The #1, #3, and #4 Players in the USA
(By Bill Draper)
Kids these days!
The Maryland Table Tennis Center (MDTTC) has a long history of producing strong players both regionally and nationally. Three of those players, Stanley Hsu, Mu Du, and Andy Wu were #1, #3 and #4 respectively in the USA!
I suppose I should add that they hold those rankings in the boys under 10-year-old group.
Now, before you go off claiming that the title of this article is click-bait, I hope the subtitle was a good enough hint that it’s meant tongue-in-cheek. But joking aside, these kids, and others like them, may very well shape the future of table tennis in America.
Going in to the 2018 US Nationals in Las Vegas this July, Stanley was ranked #1, Mu Du #3, and Andy #4 in the U10 boys’ category. When the tournament was over, Stanley finished first, with Mu Du and Andy finishing 3-4 (semifinals), exactly as they went in. Mu Du’s only loss in the boys U10 group was to Stanley. (In new ratings, it’s Stanley #1, Any #3, and Mu Du #5.)
Like many others, Andy was introduced to table tennis, and specifically MDTTC, by word of mouth. He was six years old when he started, and he enjoyed excellent training by top coaches, including one of the top players and coaches in the world, Cheng Yinghua. Andy views table tennis as a hobby at this stage, playing on average 3 times a week, also enjoying math in school, chess and tennis. Most of us can only wish for such success at our own “hobbies”. His favorite player is the amazing Ma Long.
Andy’s only loss was in the semifinals against the player who was ultimately defeated in the finals by Stanley. Oh, and it should be noted that Andy is chopper. A rare breed these days. He recently went from medium to short pips on the backhand.
Mu Du started off by attended an MDTTC camp at age seven. He also attended Larry Hodges’ Beginning Junior Class. He now trains an hour each week with coach Cheng and spends two days after school with Coach Wang Qingliang, another of the top-notch coaches at MDTTC. He also likes math in school and is enrolled in the program for Gifted and Talented students. He and his parents are taking a respectable view at this stage of his development by supporting his interests while helping make sure he is enjoying the journey.
It may not be entirely inaccurate to say that Stanley Hsu started at age two, just hitting a ball off the floor with his grandfather. He started at MDTTC attending a summer camp when he was five. He was also in Larry’s Beginning Junior Class. He trains three days each week with Cheng with help from other excellent coaches at MDTTC. He regularly competes in league matches at MDTTC. One player that has inspired Stanley is Crystal Wang, one of the more successful players to have benefitted from the center. He also watches the play of top Chinese team members and the youth sensation, Harimoto Tomokazu.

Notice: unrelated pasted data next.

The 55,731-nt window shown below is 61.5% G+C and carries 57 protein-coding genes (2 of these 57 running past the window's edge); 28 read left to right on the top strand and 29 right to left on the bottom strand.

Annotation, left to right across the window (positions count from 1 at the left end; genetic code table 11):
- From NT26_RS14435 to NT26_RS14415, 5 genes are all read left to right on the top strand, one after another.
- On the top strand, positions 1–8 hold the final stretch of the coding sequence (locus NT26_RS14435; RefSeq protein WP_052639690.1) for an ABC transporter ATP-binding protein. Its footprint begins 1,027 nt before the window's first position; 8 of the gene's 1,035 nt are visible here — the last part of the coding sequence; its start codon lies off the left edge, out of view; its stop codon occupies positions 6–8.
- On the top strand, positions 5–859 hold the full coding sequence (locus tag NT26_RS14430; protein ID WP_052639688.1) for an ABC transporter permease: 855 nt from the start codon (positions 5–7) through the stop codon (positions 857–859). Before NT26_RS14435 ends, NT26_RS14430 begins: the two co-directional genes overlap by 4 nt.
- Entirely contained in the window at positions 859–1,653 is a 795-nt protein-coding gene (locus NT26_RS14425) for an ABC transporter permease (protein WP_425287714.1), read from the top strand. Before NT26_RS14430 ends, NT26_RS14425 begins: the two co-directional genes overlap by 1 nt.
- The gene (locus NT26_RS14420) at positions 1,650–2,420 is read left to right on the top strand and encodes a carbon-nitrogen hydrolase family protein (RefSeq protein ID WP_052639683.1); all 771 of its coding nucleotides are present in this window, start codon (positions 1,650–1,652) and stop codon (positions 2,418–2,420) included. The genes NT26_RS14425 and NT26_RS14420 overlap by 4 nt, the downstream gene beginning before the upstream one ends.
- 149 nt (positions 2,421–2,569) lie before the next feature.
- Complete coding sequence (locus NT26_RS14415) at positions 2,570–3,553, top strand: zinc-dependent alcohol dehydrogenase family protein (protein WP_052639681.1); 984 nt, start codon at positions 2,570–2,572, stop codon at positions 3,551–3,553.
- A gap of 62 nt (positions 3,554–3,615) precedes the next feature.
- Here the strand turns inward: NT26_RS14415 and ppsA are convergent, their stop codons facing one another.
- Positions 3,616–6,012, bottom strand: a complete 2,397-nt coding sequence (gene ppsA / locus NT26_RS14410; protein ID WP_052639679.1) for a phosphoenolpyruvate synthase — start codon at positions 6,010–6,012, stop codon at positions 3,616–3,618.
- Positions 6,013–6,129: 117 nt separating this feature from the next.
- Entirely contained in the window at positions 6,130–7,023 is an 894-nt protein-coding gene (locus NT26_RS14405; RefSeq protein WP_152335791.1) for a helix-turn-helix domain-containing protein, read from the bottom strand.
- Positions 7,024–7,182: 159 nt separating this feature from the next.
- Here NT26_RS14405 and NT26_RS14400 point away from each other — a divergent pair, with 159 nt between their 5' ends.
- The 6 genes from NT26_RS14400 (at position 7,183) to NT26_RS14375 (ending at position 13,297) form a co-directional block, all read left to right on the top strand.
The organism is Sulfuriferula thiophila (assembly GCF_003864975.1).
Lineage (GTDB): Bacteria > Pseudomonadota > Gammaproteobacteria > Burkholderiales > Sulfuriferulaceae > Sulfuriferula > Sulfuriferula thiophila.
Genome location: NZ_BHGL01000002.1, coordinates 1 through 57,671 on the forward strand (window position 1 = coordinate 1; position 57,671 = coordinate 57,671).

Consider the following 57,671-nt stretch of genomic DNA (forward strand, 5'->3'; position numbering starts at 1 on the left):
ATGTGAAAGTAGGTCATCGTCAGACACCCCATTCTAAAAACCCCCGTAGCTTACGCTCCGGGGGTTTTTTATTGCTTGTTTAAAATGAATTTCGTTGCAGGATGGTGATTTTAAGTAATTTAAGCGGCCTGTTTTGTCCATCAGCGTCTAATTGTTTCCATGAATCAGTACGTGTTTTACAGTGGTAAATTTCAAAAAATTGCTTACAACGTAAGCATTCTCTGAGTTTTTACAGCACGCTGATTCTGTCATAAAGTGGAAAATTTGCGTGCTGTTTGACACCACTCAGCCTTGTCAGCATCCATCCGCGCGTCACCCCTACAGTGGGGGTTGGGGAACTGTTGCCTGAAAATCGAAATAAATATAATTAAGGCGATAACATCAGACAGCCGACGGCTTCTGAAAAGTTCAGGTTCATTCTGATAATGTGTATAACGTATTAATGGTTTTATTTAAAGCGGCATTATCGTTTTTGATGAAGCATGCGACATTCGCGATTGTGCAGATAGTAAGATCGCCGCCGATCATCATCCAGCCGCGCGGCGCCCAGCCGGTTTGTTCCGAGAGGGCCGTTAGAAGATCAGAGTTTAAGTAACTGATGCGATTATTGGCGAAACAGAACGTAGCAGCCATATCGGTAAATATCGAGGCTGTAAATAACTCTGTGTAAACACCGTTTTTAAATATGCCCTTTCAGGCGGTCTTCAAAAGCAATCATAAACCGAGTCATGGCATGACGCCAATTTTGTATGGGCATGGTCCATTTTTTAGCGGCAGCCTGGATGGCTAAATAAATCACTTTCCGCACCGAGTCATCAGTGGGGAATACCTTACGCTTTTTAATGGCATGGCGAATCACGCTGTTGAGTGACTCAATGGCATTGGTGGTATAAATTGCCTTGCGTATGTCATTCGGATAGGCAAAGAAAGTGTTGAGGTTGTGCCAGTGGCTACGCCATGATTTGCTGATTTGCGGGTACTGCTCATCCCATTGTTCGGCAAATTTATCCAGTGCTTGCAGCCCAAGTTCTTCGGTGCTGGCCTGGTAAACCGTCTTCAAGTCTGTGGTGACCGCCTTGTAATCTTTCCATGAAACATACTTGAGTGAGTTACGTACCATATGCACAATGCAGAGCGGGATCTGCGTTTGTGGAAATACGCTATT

Stanley is an avid reader, with interests in non-fiction, science and math. He hopes to one day represent the USA on the US National Team.
Stanley won first place at the 2018 US Nationals defeating He Xianyao (2, 8, 4). He Xianyao eliminated Andy in the semifinals. Stanley also was a quarterfinalist in the Under 2000 Junior event and played in the Hopes Boys Singles and the Cadet Boys Doubles with partner Mu Du.
All three kids also benefit from being a part of the HW Global Foundation Talent Development Program held at MDTTC.
The future of table tennis in America will largely be shaped by the young boys and girls that are now developing their skills with the support of the growing number of quality clubs, sponsors and excellent coaching across the country. Regardless of the path pursued by any of these kids, whether continuing to put more emphasis on table tennis as a serious competitive sport, along with the required dedication, or table tennis remains a serious hobby for them, they are gaining valuable life experiences.
There are oft-quoted words essentially decrying “kids these days,” attributed to Socrates, well over two thousand years ago. Whether Socrates ever actually made such comments or not is debatable, but every generation seems to repeat similar sentiments about the youth in their day. So it’s inspiring to see examples of kids who are learning that hard work and dedication can pay off while also doing well in school and making time to just be kids.